We managed to hang onto a very narrow lead until the last lap. The water at the top end of the course had become more confused as the race had progressed, and on our last time round, both boats hit some major air. Jack and Simon came down a lot better than we did and so maintained their speed. Coming round some backmarkers, they increased their lead slightly more, and the chequered flag was waiting for them before we had a chance to claw back. Although gutted to lose out on a first after leading for so long, both Shell and I had loved every minute of the race and were proud of our second place.

I felt fantastic about our racing that night, and enjoyed a rare night out with the boys. We had an amazing party at St James’ Park (what a beautiful stadium!) and then some serious dancing with the Claygate, Cider Daze and English Heritage teams. All this fun and hilarity was led by a certain Miss Caroline Flack – our fab new Channel 4 series presenter!

Sunday’s racing was almost as exciting as the day before. Luckily, the visibility was much better, but we were on the outside of the start run (HF4S reverses pole position order on the Sunday race) and so had a greater fight down to the first mark. This time Stopbox got a much greater lead at the beginning, and Negotiator followed them in second. We were in third place, but Evans Heritage was always close behind. In races like this, your pit lap can make or break your strategy. We made a successful call on ours, and Shelley and I just about squeaked through to retain our third place until the chequered flag. Another podium was a solid result.

And what of the rest of the boats? The 150s had thrilled the huge Tyneside crowds with some very exciting racing. Claygate’s Nick Clemson and Paul Trow-Smith (the 2005 150 Champions) enjoyed great success on Saturday, and have successfully continued their campaign to retain their title this year. However, the Sunday race threw up a surprise win. Rose Lores in Honda Happiness became the first woman driver to win a 150 race – a fabulous result for the girls! Congratulations to Rose and her navigator Jason!

A slightly less cheery story from the weekend was that of the Heights of Abraham team. Rupert and Lee are one of the most professional, highly prepared crews in the series, and had enjoyed two solid second places so far. Unfortunately, disaster struck on one of the last corners on Saturday’s race, and their boat hooked and barrel rolled. Both driver and navigator came out totally unscathed, but the boat remained the wrong way up. Their determination to race the next day saw them working late into the night with our fantastic team of engineers from Honda and Cougar. Sure enough, they were there on the start line on Sunday. Although the boat will need a full overhaul before Plymouth, it was brilliant to see them racing, and I really hope that Rupert has his boat back the way he wants it before too long!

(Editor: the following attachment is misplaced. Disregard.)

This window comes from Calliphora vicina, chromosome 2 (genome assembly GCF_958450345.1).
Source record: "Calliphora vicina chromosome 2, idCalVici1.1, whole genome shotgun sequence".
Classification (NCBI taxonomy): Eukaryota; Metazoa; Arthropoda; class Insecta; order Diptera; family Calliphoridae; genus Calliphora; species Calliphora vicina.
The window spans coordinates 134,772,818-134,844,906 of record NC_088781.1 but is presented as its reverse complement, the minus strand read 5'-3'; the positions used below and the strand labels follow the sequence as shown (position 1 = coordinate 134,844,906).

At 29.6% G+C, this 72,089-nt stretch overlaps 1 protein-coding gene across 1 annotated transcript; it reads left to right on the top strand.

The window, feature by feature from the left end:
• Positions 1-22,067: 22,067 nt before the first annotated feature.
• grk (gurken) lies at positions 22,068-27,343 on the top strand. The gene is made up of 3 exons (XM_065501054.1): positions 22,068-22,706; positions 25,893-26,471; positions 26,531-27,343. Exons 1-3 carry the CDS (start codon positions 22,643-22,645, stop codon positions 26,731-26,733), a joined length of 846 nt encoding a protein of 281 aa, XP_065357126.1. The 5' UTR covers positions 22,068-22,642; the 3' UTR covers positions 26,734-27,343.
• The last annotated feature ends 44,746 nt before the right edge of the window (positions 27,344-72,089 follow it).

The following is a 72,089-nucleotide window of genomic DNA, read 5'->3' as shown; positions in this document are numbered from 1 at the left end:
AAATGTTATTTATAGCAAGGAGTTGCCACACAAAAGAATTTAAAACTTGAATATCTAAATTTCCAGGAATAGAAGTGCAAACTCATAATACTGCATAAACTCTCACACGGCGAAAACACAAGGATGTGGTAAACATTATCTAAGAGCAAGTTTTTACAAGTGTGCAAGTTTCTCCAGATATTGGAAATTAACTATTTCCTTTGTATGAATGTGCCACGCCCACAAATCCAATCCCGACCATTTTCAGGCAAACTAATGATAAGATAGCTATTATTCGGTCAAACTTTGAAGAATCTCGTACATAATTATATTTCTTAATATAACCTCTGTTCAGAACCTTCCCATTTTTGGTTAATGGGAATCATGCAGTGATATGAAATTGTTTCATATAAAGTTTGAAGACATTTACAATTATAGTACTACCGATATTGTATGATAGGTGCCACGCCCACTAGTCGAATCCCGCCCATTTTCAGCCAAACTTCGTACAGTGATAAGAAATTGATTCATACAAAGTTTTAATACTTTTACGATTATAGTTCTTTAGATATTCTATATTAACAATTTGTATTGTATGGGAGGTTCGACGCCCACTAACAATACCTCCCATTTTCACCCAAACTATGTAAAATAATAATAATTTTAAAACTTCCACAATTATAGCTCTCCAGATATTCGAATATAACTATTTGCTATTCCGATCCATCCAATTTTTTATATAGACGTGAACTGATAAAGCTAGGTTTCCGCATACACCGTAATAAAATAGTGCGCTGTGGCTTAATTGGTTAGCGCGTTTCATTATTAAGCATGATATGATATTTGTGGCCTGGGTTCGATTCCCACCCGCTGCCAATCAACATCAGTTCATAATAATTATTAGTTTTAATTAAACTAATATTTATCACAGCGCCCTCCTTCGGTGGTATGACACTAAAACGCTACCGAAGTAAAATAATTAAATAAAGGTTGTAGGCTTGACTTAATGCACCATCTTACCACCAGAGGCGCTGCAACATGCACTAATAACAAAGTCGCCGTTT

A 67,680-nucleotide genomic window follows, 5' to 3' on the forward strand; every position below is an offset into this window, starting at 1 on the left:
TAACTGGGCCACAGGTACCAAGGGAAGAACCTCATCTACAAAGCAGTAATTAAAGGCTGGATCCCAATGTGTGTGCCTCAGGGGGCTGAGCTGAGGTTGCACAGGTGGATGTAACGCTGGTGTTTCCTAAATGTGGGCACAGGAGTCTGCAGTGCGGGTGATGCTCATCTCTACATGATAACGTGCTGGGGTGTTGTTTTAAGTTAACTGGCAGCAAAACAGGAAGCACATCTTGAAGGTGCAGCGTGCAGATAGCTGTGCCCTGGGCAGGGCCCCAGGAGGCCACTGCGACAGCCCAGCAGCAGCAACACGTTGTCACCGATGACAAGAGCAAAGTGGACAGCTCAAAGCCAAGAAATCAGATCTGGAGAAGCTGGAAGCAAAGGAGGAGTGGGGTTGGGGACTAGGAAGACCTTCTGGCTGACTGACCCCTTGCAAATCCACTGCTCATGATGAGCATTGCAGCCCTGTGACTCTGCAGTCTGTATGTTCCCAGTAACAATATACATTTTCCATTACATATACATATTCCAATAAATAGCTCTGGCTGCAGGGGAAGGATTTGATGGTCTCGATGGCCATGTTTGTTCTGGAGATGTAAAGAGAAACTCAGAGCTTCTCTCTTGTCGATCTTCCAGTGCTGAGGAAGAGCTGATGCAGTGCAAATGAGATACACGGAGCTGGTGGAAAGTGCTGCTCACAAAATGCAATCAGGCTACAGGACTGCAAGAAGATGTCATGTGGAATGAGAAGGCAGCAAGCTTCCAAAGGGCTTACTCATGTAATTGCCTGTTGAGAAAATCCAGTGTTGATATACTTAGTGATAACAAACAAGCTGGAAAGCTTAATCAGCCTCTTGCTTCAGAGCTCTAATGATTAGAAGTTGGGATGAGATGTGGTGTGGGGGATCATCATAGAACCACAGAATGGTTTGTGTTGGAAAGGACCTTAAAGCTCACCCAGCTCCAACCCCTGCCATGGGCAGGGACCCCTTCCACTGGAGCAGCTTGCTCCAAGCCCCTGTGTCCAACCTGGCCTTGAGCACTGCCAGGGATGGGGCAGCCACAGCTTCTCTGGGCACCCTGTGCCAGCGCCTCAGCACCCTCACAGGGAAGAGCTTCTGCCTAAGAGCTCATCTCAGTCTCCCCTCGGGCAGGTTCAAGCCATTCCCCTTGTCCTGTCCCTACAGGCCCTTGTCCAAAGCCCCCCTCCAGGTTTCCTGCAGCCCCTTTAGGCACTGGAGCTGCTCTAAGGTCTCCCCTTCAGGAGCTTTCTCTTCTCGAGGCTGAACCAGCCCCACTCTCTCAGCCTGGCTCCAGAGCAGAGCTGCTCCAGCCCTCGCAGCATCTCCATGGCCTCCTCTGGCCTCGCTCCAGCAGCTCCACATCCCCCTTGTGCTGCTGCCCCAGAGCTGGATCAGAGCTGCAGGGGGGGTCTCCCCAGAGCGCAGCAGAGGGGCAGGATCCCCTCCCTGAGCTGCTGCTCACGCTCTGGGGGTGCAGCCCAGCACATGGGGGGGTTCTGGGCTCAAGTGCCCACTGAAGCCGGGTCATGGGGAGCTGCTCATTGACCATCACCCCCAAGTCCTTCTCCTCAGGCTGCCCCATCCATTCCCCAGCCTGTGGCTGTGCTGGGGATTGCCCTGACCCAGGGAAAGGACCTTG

And as everything wound down at the end of the weekend, Shell and I realised that we too had not escaped entirely unscathed. Shelley had been conscious throughout Sunday’s race that the boat lacked the guts it had the day before. Although she didn’t mention it to me, a couple of times I was aware that I asked for more speed and there was no more to come. Things became clear when we craned the boat out at the end of the race. As I stood under the stern, oil poured down onto me – we had blown our engine mounts. Quite how we finished the race without losing our engine is a bit of a miracle. From helicopter footage, we can see our engine bouncing around more and more as the race progresses – Shell did amazingly to steer through this. And such is the wonder of Honda warranty and Cougar aftercare, within days of returning home we had new engine mounts and our boat was back in the water as good as new. The two of us felt very lucky to have finished the race, let alone enjoyed such success.

So there you go. A fairly eventful weekend. I wouldn’t expect any less. There are only two weeks before Plymouth so we have lots to do. We are sitting in third place on the leader board and there is everything to play for. I’ll keep you posted.

For more on Team Raymarine click here click here 


Latest videos